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Dusky Flycatcher, 102nd Caballo CBC

Dusky Flycatcher image (side) Dusky Flycatcher image (front)

Photos by Jim Paton at Percha Dam State Park on December 30, 2001.

Description by Barry Zimmer: ``On December 30, Jim Paton spotted an Empidonax flycatcher foraging in the willow growth along the river. It was actively feeding and somewhat skittish so it took a while before any of us got a decent look. We all realized it was of the Hammond's/Dusky variety, and began debating its identity. Previously on this count we have had Hammond's on several occasions, but never Dusky. The bird remained silent during this observation. It was olive above with two pale yellowish-white wingbars. The underparts were pale yellow (brightest in the vent) shading to pale olive on the mid-breast and pale gray on the throat. It had a distinct eyering that was slightly enlarged at the rear (somewhat teardrop-shaped but not so much as a Cordilleran). The upper mandible of the bill was dark while the lower mandible was fleshy basally (perhaps half the length) and dark at the tip. The bill did not seem particularly wide nor did it seem as thin as the typical Hammond's. At the time I commented that the amount of pink on the bill and the unimpressive primary extension (not as long as I tend to think of Hammond's as being) did not favor Hammond's but were more reminiscent of Dusky. In later views though, the bill seemed thin and small enough to possibly be that species. We also kept thinking about past history of Empidonax on this count. Since the bird was silent and we were not convinced one way or the other of visual marks, we listed the bird as a Hammond's/Dusky for the count. Jim took two photos of the bird.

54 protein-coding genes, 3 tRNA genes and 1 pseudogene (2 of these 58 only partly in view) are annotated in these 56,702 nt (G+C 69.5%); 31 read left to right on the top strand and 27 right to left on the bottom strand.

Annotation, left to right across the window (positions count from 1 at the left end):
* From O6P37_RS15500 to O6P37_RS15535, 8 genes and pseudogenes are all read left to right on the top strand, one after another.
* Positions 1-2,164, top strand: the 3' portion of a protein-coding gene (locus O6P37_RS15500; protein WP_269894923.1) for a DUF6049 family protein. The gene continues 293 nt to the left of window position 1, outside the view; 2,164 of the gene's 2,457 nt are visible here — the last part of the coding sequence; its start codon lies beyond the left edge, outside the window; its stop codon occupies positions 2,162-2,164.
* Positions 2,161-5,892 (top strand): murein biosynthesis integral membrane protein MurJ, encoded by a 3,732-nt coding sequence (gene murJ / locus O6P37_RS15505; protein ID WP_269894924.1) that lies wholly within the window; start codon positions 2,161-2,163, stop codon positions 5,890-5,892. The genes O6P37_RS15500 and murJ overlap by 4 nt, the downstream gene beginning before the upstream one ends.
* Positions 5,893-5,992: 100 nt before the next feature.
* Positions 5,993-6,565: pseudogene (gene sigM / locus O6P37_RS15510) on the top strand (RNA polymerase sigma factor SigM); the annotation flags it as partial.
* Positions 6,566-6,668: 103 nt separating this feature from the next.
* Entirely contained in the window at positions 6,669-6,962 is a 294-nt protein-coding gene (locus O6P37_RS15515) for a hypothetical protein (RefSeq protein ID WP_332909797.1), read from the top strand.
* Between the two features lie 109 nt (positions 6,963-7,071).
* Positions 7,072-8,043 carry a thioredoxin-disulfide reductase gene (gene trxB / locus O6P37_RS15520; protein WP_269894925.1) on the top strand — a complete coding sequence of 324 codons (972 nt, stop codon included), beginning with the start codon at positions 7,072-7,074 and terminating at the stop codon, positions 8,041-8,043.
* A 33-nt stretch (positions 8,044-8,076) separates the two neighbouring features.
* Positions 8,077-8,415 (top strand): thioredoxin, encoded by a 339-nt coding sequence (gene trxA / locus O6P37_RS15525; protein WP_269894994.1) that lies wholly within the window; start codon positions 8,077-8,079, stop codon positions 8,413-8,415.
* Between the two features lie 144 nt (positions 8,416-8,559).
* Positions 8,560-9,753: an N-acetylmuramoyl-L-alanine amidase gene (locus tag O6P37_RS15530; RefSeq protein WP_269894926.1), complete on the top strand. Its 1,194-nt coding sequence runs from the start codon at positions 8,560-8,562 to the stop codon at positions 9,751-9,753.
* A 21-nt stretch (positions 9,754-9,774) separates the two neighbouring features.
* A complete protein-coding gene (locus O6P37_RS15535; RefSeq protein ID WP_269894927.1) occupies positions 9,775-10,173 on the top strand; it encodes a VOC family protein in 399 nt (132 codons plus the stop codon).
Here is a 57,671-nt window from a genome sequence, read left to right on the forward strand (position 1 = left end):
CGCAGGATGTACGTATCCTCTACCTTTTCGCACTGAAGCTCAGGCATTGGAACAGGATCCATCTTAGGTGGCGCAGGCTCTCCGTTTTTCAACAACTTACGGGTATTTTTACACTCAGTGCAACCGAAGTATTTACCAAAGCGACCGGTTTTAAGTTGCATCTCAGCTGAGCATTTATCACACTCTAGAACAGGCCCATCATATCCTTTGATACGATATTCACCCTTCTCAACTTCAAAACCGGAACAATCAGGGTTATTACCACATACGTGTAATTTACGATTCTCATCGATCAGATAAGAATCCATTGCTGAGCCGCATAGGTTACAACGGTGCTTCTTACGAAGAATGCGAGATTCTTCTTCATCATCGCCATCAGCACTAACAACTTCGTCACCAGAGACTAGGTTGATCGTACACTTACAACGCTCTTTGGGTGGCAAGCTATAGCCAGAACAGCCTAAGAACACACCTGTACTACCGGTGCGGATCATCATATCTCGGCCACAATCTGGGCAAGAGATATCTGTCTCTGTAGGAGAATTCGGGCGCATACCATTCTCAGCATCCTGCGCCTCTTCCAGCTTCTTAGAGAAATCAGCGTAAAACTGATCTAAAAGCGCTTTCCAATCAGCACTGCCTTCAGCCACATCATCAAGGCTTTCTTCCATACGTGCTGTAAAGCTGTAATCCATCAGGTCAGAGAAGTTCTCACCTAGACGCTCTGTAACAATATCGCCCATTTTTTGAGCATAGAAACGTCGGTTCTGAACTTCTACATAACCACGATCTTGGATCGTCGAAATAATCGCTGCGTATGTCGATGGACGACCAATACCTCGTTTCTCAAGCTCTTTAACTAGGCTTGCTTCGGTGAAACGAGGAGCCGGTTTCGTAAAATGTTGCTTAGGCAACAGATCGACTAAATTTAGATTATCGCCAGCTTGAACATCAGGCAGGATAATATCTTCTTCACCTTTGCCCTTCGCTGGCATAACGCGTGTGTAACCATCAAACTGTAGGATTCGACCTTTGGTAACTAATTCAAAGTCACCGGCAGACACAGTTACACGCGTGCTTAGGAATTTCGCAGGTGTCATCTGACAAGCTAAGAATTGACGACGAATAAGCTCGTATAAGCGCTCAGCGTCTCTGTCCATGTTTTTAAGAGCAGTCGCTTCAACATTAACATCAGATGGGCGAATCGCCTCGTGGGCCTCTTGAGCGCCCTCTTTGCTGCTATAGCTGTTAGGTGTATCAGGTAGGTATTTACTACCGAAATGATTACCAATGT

``On January 6, 2002, I returned with a tour group to bird the same area. I walked around this willow patch playing a Hammond's Flycatcher tape and got no response at all. I also got no response to screech-owl calls. Later while the group was eating lunch I rechecked the area and this time played Dusky Flycatcher tape. Within five seconds the bird flew into a small cottonwood overhead and began emphatically giving `whit' call notes typical of Dusky and very different from the `peek' call notes of Hammond's. When the group finished eating, we returned to the spot and once again the bird responded immediately to Dusky Flycatcher tape and gave constant `whit' notes.''


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See also: Documentation for the 102nd New Mexico CBC
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John W. Shipman, john@nmt.edu
Last updated: 2002/11/14 20:49:46
URL: http://www.nmt.edu/~shipman/z/cbc/102/dusfly.html